Warrain was observed by our team again in 1988, viewed on several occasions in late September in Hervey Bay, which is also in Queensland. This expansive bay, bordered on one side by the world’s largest sand island (Fraser Island), is a stopping off point for many humpback whales migrating along the coast. The individual whales that we see in the bay are often seen repeatedly over the course of a few days. We believe they then leave to continue their migration. During our repeated 1988 sightings of Warrain in Hervey Bay, he was sometimes in the company of other humpback whales. He was also observed singing – on September 24th!
Hervey Bay again proved to be an opportune place for our scientists to view Warrain on September 19, 1989. During that encounter, Warrain was with another humpback whale.
1991 brought another sighting of Warrain. This observation took place on June 24th, when Warrain was sighted with another whale, this time off Point Lookout in Queensland. The accompanying whale was a subadult – a whale that has not yet reached sexual maturity. Humpback whales generally reach sexual maturity at about five years for females, and seven years for males.
In October of 1992, Warrain was again observed in Hervey Bay. During this encounter, he was an escort to a mother whale and her calf. Male whales do not form long-term bonds with female whales, and do not remain with the female to help “father” her offspring. However, males will join mother/calf pods for short periods of time. Because females can become pregnant soon after giving birth, scientists theorize that the males may be seeking an opportunity to mate.
Warrain was seen again by our research team on September 25, 1993. He was alone, in Hervey Bay – and he was singing!
Our next sighting of Warrain took place on October 10, 1999. He was one of three escorts with a mother/calf pair in Hervey Bay.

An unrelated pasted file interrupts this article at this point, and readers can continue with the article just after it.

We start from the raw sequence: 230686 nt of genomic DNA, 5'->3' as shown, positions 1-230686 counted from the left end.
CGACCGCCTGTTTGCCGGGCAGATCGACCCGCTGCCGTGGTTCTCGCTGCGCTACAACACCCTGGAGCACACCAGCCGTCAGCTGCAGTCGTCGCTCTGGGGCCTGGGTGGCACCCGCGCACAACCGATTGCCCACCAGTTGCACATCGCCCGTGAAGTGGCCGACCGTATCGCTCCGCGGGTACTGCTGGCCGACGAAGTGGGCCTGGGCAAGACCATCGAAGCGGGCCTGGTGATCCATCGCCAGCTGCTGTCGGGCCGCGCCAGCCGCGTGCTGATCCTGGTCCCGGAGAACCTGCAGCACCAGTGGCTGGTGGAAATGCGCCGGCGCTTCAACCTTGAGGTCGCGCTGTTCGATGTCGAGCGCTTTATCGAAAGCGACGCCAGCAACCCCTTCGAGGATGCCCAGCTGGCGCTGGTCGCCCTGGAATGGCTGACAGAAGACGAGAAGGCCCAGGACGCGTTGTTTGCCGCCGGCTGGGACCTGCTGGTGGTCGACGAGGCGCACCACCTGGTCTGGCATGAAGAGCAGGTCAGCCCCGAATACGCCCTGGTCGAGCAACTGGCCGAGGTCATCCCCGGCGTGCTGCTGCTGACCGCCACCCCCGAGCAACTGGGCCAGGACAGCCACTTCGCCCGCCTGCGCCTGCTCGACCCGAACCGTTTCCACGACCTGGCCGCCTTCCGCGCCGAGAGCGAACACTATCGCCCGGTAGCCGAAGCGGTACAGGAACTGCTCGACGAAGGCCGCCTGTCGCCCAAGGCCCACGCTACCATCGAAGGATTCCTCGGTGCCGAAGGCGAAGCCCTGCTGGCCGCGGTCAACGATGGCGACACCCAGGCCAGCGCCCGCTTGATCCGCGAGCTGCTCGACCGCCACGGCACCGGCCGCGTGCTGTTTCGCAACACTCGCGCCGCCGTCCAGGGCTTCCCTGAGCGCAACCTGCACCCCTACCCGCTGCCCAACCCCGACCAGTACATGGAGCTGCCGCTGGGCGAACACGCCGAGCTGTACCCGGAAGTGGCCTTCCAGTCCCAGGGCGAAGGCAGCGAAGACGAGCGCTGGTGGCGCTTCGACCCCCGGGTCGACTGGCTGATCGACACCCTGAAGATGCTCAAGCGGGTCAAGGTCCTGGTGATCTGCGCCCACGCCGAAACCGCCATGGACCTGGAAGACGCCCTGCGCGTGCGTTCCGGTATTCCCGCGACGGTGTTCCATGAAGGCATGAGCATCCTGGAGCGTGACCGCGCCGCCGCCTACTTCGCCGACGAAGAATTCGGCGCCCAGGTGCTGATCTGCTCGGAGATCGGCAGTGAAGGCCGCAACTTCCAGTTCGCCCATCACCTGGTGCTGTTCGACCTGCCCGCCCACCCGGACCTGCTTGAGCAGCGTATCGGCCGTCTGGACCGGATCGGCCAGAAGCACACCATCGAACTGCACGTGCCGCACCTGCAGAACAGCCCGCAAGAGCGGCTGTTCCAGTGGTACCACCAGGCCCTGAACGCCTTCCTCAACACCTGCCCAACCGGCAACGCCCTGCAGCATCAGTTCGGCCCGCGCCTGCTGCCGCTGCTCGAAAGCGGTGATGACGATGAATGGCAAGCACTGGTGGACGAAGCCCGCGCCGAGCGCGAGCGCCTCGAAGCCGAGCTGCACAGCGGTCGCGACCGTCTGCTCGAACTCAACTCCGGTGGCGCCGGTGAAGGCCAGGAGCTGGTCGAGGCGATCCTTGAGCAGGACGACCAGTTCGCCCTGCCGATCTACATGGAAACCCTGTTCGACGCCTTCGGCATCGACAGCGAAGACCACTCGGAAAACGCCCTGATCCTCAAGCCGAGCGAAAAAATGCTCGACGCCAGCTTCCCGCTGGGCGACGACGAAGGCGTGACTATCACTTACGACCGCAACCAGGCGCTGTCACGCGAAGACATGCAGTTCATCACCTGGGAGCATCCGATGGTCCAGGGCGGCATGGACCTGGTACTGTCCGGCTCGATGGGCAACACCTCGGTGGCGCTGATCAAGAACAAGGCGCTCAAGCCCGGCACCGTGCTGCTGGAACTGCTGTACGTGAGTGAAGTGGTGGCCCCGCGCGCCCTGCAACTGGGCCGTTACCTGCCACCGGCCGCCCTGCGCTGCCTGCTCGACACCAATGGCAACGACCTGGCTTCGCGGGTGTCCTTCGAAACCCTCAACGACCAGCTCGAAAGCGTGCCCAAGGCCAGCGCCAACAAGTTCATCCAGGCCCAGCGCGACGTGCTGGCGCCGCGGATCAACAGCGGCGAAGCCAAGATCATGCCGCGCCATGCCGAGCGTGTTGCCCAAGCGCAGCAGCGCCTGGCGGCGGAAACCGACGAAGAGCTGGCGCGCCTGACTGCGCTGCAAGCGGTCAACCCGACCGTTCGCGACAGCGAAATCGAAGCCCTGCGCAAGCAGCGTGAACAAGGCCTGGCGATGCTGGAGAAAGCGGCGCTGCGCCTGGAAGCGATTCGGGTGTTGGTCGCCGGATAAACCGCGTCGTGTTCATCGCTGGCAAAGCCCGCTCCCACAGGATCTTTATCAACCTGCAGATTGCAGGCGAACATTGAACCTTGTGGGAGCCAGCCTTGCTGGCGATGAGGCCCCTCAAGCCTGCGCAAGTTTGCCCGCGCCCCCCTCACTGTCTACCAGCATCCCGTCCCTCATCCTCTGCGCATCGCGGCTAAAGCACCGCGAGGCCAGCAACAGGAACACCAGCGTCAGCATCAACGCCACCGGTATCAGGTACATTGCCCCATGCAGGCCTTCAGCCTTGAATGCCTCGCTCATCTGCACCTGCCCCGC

Then came a wonderful surprise. On October 27, 2003, Warrain was observed in a pod with a sub-adult whale near our study area off a small fishing town named Eden, along the southernmost part of Australia’s eastern coast. While whales don't engage in significant feeding at the mating and calving areas or during their southward migration, whales are observed feeding near Eden. We did not see Warrain feeding, but we were pleased to view him at this new location on his migration.
Our research team saw Warrain again in his familiar haunt of Hervey Bay. This sighting took place on October 12, 2008. Warrain was in a very active pod with three adult whales and one subadult whale.
The compilation of Warrain’s story was made possible through a process known as photo identification. Our researchers in the field take photos of the tail flukes and dorsal fins of the whales they encounter, noting the exact GPS location, time of day, pod composition, behaviors and weather conditions at the time. Because whale flukes and dorsal fins each have unique pigmentation patterns, shapes and other distinguishing factors, we can differentiate one individual from another. Throughout the year in our research lab, our team compares photos obtained during recent field studies against photos of previously identified individual whales. It is always exciting to find a “resight” – a whale that was sighted before on one or more occasions. To have nine resights of Warrain makes him a very special whale for our research team.